Californians Are Grappling with Homelessness
In his State of the State address last week, Gavin Newsom focused almost exclusively on homelessness—a significant long-term problem and major concern for state residents. In 2019, 150,000 Californians—more than a quarter of the US homeless population—were counted as homeless. California’s rate of homelessness rose to 38 per 10,000 residents, the third highest in the nation.
What is more, 72% of California’s homeless residents are unsheltered, living on the street or in parks and other makeshift spaces. And nearly three in ten self-report as chronically homeless—having been on the streets for more than a year.
Californians across the state are feeling the gravity of this issue. The latest PPIC Statewide Survey finds that more than 8 in 10 Californians see homelessness as a problem in their part of the state (86% adults, 89% likely voters).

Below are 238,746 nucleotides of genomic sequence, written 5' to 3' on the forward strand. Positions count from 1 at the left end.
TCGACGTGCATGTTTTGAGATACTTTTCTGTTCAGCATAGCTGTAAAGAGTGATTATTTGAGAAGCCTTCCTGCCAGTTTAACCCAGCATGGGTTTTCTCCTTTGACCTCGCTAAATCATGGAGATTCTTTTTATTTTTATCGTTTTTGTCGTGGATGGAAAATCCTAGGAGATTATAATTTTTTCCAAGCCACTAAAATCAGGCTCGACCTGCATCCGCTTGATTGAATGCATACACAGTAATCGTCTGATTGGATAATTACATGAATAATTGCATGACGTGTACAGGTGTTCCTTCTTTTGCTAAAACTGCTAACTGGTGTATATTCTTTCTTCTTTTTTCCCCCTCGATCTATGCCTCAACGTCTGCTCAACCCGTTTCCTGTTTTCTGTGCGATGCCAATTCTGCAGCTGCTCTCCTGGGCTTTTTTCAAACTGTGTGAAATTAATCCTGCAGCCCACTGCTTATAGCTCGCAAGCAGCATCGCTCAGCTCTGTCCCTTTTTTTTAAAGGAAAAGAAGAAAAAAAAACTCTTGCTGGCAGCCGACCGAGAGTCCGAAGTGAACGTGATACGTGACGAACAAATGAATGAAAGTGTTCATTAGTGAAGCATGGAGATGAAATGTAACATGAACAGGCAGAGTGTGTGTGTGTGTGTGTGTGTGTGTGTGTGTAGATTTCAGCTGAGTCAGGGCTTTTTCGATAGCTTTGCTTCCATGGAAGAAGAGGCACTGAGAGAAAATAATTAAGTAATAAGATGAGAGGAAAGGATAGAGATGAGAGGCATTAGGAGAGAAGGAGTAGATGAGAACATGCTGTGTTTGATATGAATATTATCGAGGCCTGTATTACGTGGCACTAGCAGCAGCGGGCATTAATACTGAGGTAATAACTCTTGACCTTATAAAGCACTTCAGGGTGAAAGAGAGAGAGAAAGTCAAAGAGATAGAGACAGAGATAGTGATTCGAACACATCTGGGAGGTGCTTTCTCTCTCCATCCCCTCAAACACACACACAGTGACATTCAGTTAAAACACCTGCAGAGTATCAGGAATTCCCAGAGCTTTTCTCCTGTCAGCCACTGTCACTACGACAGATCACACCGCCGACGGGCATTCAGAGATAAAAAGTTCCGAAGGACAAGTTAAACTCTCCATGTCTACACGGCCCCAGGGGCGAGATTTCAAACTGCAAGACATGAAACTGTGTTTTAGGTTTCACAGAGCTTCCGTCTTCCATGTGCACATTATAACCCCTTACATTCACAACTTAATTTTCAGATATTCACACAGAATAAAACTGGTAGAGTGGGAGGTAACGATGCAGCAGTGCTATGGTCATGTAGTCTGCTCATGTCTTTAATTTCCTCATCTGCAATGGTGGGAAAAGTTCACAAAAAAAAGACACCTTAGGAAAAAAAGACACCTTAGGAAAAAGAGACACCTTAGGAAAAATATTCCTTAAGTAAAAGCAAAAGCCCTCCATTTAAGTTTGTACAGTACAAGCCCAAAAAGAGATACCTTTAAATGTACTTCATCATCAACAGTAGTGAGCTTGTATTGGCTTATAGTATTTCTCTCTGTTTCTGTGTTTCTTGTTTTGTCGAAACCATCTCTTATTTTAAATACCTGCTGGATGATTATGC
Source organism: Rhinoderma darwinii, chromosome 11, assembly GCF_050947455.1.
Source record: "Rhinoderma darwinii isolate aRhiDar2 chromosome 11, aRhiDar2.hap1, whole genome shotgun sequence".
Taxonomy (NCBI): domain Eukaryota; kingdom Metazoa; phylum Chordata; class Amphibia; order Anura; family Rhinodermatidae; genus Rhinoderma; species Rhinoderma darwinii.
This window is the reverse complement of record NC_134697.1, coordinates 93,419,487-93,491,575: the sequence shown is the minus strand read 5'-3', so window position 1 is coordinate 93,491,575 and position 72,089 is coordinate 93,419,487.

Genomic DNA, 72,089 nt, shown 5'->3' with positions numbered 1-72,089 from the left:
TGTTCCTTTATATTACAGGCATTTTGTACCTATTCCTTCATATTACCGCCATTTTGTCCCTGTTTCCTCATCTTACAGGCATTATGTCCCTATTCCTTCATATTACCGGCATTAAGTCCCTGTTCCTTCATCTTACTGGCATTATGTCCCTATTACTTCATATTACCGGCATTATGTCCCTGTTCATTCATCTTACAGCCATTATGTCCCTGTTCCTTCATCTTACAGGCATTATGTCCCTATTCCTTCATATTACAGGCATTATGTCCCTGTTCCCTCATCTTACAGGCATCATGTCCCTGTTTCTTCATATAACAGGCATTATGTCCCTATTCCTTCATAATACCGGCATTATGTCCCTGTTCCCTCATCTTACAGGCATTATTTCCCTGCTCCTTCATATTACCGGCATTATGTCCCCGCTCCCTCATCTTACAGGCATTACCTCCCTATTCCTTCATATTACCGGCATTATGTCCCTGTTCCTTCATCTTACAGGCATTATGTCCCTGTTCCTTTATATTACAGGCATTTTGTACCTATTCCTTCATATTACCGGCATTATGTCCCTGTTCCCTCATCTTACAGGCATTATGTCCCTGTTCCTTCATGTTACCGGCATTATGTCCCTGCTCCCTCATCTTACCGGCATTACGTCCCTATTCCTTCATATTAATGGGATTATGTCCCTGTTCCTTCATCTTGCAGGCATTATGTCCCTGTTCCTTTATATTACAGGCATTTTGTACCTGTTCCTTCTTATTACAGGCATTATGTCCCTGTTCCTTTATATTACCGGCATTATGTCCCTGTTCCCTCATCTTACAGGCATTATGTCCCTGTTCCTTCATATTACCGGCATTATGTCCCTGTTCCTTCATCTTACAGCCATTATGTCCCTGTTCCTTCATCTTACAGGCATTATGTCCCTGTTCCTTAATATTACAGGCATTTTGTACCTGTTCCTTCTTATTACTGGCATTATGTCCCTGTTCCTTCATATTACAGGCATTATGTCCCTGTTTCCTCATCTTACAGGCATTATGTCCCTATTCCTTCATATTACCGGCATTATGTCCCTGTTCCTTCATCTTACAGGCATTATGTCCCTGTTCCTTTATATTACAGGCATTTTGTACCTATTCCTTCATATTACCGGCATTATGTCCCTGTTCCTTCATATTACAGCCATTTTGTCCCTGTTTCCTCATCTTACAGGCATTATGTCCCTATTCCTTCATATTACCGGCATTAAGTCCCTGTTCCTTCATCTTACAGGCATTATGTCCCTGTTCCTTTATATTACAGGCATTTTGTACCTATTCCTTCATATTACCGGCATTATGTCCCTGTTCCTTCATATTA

Considering these numbers, it does not come as surprise that Governor Newsom has made homelessness a major focus. Citing the connection between chronic homelessness, mental health, and behavioral health, Newsom has underlined the importance of policies and investments that allow for “whole person” care. By linking current funding sources and asking lawmakers to expand the use of funds for services provided to the homeless population—especially those involved with the criminal justice system and at-risk foster youth—the governor hopes to improve and integrate these services.
The PPIC Statewide Survey finds that a full 70% of Californians—and 64% of likely voters—favor the governor’s proposed $1 billion budget expenditure to address homelessness. State leadership and investment are key, but there is only so much that can be done at the statewide level. Finding solutions to homelessness requires coordination between the federal, state, and local levels, as well as collaboration across sectors—including housing, health, and social services.